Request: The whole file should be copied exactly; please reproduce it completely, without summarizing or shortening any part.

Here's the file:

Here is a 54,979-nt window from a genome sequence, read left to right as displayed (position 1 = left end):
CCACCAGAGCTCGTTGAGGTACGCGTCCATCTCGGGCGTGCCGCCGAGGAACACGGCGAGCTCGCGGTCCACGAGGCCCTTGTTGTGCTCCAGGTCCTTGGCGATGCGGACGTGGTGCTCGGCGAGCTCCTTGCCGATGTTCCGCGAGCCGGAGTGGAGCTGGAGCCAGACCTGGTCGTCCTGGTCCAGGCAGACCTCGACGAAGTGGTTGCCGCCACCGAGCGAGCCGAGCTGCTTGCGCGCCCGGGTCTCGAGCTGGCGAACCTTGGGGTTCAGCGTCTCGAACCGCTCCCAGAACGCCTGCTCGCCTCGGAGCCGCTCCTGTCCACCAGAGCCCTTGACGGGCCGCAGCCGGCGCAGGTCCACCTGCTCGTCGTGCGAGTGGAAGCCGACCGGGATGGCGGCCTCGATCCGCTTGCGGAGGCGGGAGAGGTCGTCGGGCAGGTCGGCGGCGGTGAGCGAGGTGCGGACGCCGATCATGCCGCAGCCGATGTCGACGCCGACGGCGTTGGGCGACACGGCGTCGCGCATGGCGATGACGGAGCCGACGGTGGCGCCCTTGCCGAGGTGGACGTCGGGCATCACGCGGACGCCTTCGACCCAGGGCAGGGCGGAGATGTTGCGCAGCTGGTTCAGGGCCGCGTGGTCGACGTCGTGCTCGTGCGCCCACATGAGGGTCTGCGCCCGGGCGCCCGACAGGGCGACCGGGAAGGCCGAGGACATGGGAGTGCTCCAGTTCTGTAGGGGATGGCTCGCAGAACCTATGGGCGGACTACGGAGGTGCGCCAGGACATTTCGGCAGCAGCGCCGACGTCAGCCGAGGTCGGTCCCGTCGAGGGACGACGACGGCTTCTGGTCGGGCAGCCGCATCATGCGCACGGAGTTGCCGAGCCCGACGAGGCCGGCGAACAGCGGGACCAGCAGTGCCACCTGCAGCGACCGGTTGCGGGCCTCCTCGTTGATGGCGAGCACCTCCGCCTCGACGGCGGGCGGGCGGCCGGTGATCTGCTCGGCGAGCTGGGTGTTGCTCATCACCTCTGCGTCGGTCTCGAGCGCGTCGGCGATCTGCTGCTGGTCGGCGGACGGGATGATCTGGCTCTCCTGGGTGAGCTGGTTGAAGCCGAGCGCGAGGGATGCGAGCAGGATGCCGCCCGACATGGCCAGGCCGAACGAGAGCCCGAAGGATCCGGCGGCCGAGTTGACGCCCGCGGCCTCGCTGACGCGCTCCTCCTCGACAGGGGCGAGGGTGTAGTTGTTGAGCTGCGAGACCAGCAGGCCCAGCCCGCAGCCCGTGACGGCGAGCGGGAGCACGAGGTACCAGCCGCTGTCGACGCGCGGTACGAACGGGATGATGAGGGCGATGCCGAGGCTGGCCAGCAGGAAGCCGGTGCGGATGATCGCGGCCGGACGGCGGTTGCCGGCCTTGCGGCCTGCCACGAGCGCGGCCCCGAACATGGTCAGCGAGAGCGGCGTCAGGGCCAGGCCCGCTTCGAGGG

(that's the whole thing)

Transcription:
Here is a 54,979-nt window from a genome sequence, read left to right as displayed (position 1 = left end):
CCACCAGAGCTCGTTGAGGTACGCGTCCATCTCGGGCGTGCCGCCGAGGAACACGGCGAGCTCGCGGTCCACGAGGCCCTTGTTGTGCTCCAGGTCCTTGGCGATGCGGACGTGGTGCTCGGCGAGCTCCTTGCCGATGTTCCGCGAGCCGGAGTGGAGCTGGAGCCAGACCTGGTCGTCCTGGTCCAGGCAGACCTCGACGAAGTGGTTGCCGCCACCGAGCGAGCCGAGCTGCTTGCGCGCCCGGGTCTCGAGCTGGCGAACCTTGGGGTTCAGCGTCTCGAACCGCTCCCAGAACGCCTGCTCGCCTCGGAGCCGCTCCTGTCCACCAGAGCCCTTGACGGGCCGCAGCCGGCGCAGGTCCACCTGCTCGTCGTGCGAGTGGAAGCCGACCGGGATGGCGGCCTCGATCCGCTTGCGGAGGCGGGAGAGGTCGTCGGGCAGGTCGGCGGCGGTGAGCGAGGTGCGGACGCCGATCATGCCGCAGCCGATGTCGACGCCGACGGCGTTGGGCGACACGGCGTCGCGCATGGCGATGACGGAGCCGACGGTGGCGCCCTTGCCGAGGTGGACGTCGGGCATCACGCGGACGCCTTCGACCCAGGGCAGGGCGGAGATGTTGCGCAGCTGGTTCAGGGCCGCGTGGTCGACGTCGTGCTCGTGCGCCCACATGAGGGTCTGCGCCCGGGCGCCCGACAGGGCGACCGGGAAGGCCGAGGACATGGGAGTGCTCCAGTTCTGTAGGGGATGGCTCGCAGAACCTATGGGCGGACTACGGAGGTGCGCCAGGACATTTCGGCAGCAGCGCCGACGTCAGCCGAGGTCGGTCCCGTCGAGGGACGACGACGGCTTCTGGTCGGGCAGCCGCATCATGCGCACGGAGTTGCCGAGCCCGACGAGGCCGGCGAACAGCGGGACCAGCAGTGCCACCTGCAGCGACCGGTTGCGGGCCTCCTCGTTGATGGCGAGCACCTCCGCCTCGACGGCGGGCGGGCGGCCGGTGATCTGCTCGGCGAGCTGGGTGTTGCTCATCACCTCTGCGTCGGTCTCGAGCGCGTCGGCGATCTGCTGCTGGTCGGCGGACGGGATGATCTGGCTCTCCTGGGTGAGCTGGTTGAAGCCGAGCGCGAGGGATGCGAGCAGGATGCCGCCCGACATGGCCAGGCCGAACGAGAGCCCGAAGGATCCGGCGGCCGAGTTGACGCCCGCGGCCTCGCTGACGCGCTCCTCCTCGACAGGGGCGAGGGTGTAGTTGTTGAGCTGCGAGACCAGCAGGCCCAGCCCGCAGCCCGTGACGGCGAGCGGGAGCACGAGGTACCAGCCGCTGTCGACGCGCGGTACGAACGGGATGATGAGGGCGATGCCGAGGCTGGCCAGCAGGAAGCCGGTGCGGATGATCGCGGCCGGACGGCGGTTGCCGGCCTTGCGGCCTGCCACGAGCGCGGCCCCGAACATGGTCAGCGAGAGCGGCGTCAGGGCCAGGCCCGCTTCGAGGG